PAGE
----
"From the Schengen Information System to SIS II and the Visa Information System (VIS): the proposals explained"
Law enforcement databases, it is said, are the product of "original sin". "Function creep" is inevitable, regardless of any assurances given by the executive at the time. The Schengen Information System was conceived in the mid 1980s to "compensate" for the removal of internal borders between France, Germany, Holland, Luxembourg and the Netherlands. Their police, intelligence, immigration and customs services, it was agreed at the time, had to be able to "alert" each other to be people refused admission (immigration offenders or security risks), people wanted for arrest, extradition or to testify in court, fugitives, persons to be placed under surveillance and stolen objects (vehicles, works of art, identity documents etc.).
And so it was that the SIS went online in March 1995 with the five original Schengen signatory states participating. By March 2003 and now under the auspices of the EU, the SIS covered 13 of the 15 EU member states, plus Norway and Iceland, who together had created records on 877,655 people, a further 386,402 aliases, and more than 15 million objects. EU officials estimate that there are 125,000 access terminals to the SIS. Under finalised proposals, access to the SIS is to be extended to Europol, Eurojust, national prosecutors and vehicle licensing authorities.
SIS II will allow the UK and Ireland and the ten accession states to participate in the SIS and, as expected, a host of new functions are planned. These include the addition of biometric identification data (photographs and fingerprints); new categories of "terrorist suspects" and "violent troublemakers" (who are to be banned from travelling to demonstrations or foot ball matches); and the linking of individual records. A second database - the Visa Information System (VIS) - is to share a "technical platform" with SIS II and will contain the extensive personal information supplied by people from around the world in an estimated 20 million visa applications to the EU member states every year. Like SIS II, VIS will contain biometric identification data.
Two years ago the European Commission acknowledged that "some of the proposals currently under discussion would fundamentally change the functions of the SIS, "transforming it from a reporting system to a reporting and investigation system". However, there has been no consultation of the European and national parliaments on the planned new functions. Instead, the member states and officials in the Council and Commission have conspired to avoid debate altogether and agreed to create the "technical capacity" for the new functions in SIS II and then "activate" them later on (so-called "latent development"). "Possible" new functions will be agreed in May in the form of EU Council conclusions and the Commission will appoint a contractor to develop the new system in August. This will present parliaments and civil society with a fait accompli and guarantee that "function creep" is built-in to the databases.
SIS II and VIS must be seen in a wider context. Firstly, there are global plans, promoted by the US and UK in various intergovernmental fora, to introduce biometrics in all travel documents (and the databases of the issuing authorities). Second, the 'PNR' (Passenger Name Record) scheme developed by the US to allow the pre-screening of all air travellers to the US will result in practise in the creation of detailed and lasting records on all entrants (in "CAPPS II"). The EU has agreed to US demands for European airlines to provide data on EU citizens despite the absence of an adequate data protection framework in the US, but more importantly, has proposed its own PNR scheme (see below).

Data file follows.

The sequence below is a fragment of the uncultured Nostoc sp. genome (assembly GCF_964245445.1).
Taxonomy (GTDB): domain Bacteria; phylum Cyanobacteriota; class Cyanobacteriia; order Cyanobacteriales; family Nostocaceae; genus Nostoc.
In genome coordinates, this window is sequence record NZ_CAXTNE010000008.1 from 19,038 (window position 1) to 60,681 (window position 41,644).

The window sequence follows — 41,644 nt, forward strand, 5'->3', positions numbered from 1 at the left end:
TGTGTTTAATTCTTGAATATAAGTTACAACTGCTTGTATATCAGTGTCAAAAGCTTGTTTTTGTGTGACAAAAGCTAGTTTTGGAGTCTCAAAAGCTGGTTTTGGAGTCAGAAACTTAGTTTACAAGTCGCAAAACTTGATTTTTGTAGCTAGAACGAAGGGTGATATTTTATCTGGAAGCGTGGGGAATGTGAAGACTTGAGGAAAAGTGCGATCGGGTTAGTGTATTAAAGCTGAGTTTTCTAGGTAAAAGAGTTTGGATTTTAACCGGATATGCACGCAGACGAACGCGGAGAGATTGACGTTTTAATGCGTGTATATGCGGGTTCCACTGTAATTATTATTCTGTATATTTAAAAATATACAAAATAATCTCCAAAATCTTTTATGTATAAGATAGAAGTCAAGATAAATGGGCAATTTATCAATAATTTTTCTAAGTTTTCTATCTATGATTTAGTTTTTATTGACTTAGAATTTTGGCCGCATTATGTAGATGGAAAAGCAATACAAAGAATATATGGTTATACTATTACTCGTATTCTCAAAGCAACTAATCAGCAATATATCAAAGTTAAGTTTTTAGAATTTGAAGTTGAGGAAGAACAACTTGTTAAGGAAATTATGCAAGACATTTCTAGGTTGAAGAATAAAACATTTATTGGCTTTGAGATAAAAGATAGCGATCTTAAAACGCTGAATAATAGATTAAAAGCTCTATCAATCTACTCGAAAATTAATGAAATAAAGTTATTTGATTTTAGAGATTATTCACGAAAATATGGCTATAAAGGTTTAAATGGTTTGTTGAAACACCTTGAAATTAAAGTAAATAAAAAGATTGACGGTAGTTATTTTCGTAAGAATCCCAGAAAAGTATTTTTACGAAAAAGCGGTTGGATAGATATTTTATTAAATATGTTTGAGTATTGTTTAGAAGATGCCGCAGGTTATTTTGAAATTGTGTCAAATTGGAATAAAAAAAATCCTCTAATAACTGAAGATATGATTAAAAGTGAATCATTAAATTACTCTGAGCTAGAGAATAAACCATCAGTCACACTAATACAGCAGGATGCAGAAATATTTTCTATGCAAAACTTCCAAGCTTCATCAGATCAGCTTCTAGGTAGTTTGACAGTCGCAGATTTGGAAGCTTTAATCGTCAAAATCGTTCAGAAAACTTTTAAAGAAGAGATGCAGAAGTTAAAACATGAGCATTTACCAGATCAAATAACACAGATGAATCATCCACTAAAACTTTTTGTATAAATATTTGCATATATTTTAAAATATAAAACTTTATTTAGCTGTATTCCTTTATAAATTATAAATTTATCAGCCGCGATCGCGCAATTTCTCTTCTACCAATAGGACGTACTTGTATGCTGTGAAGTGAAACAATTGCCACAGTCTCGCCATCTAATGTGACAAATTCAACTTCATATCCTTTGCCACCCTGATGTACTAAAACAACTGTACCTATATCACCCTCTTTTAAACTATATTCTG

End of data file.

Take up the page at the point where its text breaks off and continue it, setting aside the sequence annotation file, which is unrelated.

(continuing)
Taken together, SIS II, VIS and PNR will introduce the surveillance of the movements of everyone in the EU - citizens, legally resident third-country nationals, visa entrants and irregular migrants - and the storage of their personal data on an unprecedented scale. John Lettice has explained how the:
current enthusiasm for profiling, the idea being to identify possible threats from people who aren't known, and have no record, absolutely requires broad data capture, use and retention. Course we've got to compile records on people who're innocent - otherwise, how could we confirm they're innocent? And anyway, innocent people have nothing to hide. Or they soon won't have... (1)
And of course, it is the Muslims, the Arabs, migrants and refugees from the Third World who will suffer disproportionately - SIS II, VIS and PNR are designed to extend the "counter-terrorism" net. These systems will be used for speculative surveillance, general intelligence gathering and "fishing expeditions", but more importantly, individual records will increasingly result in coercive sanctions, such as the refusal to travel, the refusal of visa or asylum applications, the refusal of admission to a country at external borders, detention pending extradition, even deportation. Moreover, the massive sharing of data between the EU, US and other wealthy nations could provide for a kind of informal "mutual recognition" of these sanctions, where a (potentially arbitrary) decision taken by one country is then enforced by all the others.
In the longer term, EU-US cooperation heralds a global identification system, the global surveillance of movement and a global police information system - what place "free movement" and privacy in this scenario?
Ben Hayes, February 2004
Note 1. "Got a ticket? Get a record", by John Lettice, from The Register, 3.2.04 (link)
A. Full-text of report: "From the Schengen Information System to SIS II and the Visa Information System (VIS): the proposals explained" (pdf)
B. Full access to sources used in the report (html)
Back to Statewatch European Monitor, February 2004